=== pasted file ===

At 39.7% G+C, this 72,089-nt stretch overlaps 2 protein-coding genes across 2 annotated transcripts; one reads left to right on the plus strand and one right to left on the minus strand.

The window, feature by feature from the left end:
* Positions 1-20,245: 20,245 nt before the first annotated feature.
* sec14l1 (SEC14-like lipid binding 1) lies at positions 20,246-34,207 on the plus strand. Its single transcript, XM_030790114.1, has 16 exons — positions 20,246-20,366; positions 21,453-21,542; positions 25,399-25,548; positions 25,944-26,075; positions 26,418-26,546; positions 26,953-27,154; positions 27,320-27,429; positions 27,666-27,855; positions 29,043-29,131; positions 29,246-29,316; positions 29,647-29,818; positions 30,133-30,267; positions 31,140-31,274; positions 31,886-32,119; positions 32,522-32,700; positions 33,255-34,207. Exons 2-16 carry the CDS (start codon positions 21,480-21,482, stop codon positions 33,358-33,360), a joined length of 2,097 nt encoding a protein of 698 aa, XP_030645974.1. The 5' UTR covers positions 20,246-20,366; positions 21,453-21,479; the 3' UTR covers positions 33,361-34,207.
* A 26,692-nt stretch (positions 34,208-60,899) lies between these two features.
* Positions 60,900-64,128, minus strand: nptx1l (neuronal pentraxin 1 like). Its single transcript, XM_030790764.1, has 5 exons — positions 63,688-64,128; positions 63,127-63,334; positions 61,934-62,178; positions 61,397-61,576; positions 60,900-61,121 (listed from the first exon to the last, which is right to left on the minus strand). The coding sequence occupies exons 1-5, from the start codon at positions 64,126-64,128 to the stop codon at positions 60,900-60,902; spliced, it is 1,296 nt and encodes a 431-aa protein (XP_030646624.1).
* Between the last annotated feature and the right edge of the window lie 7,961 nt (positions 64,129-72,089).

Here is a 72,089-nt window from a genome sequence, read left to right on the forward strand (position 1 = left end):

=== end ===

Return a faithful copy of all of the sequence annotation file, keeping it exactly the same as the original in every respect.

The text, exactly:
At 39.7% G+C, this 72,089-nt stretch overlaps 2 protein-coding genes across 2 annotated transcripts; one reads left to right on the plus strand and one right to left on the minus strand.

The window, feature by feature from the left end:
* Positions 1-20,245: 20,245 nt before the first annotated feature.
* sec14l1 (SEC14-like lipid binding 1) lies at positions 20,246-34,207 on the plus strand. Its single transcript, XM_030790114.1, has 16 exons — positions 20,246-20,366; positions 21,453-21,542; positions 25,399-25,548; positions 25,944-26,075; positions 26,418-26,546; positions 26,953-27,154; positions 27,320-27,429; positions 27,666-27,855; positions 29,043-29,131; positions 29,246-29,316; positions 29,647-29,818; positions 30,133-30,267; positions 31,140-31,274; positions 31,886-32,119; positions 32,522-32,700; positions 33,255-34,207. Exons 2-16 carry the CDS (start codon positions 21,480-21,482, stop codon positions 33,358-33,360), a joined length of 2,097 nt encoding a protein of 698 aa, XP_030645974.1. The 5' UTR covers positions 20,246-20,366; positions 21,453-21,479; the 3' UTR covers positions 33,361-34,207.
* A 26,692-nt stretch (positions 34,208-60,899) lies between these two features.
* Positions 60,900-64,128, minus strand: nptx1l (neuronal pentraxin 1 like). Its single transcript, XM_030790764.1, has 5 exons — positions 63,688-64,128; positions 63,127-63,334; positions 61,934-62,178; positions 61,397-61,576; positions 60,900-61,121 (listed from the first exon to the last, which is right to left on the minus strand). The coding sequence occupies exons 1-5, from the start codon at positions 64,126-64,128 to the stop codon at positions 60,900-60,902; spliced, it is 1,296 nt and encodes a 431-aa protein (XP_030646624.1).
* Between the last annotated feature and the right edge of the window lie 7,961 nt (positions 64,129-72,089).

Here is a 72,089-nt window from a genome sequence, read left to right on the forward strand (position 1 = left end):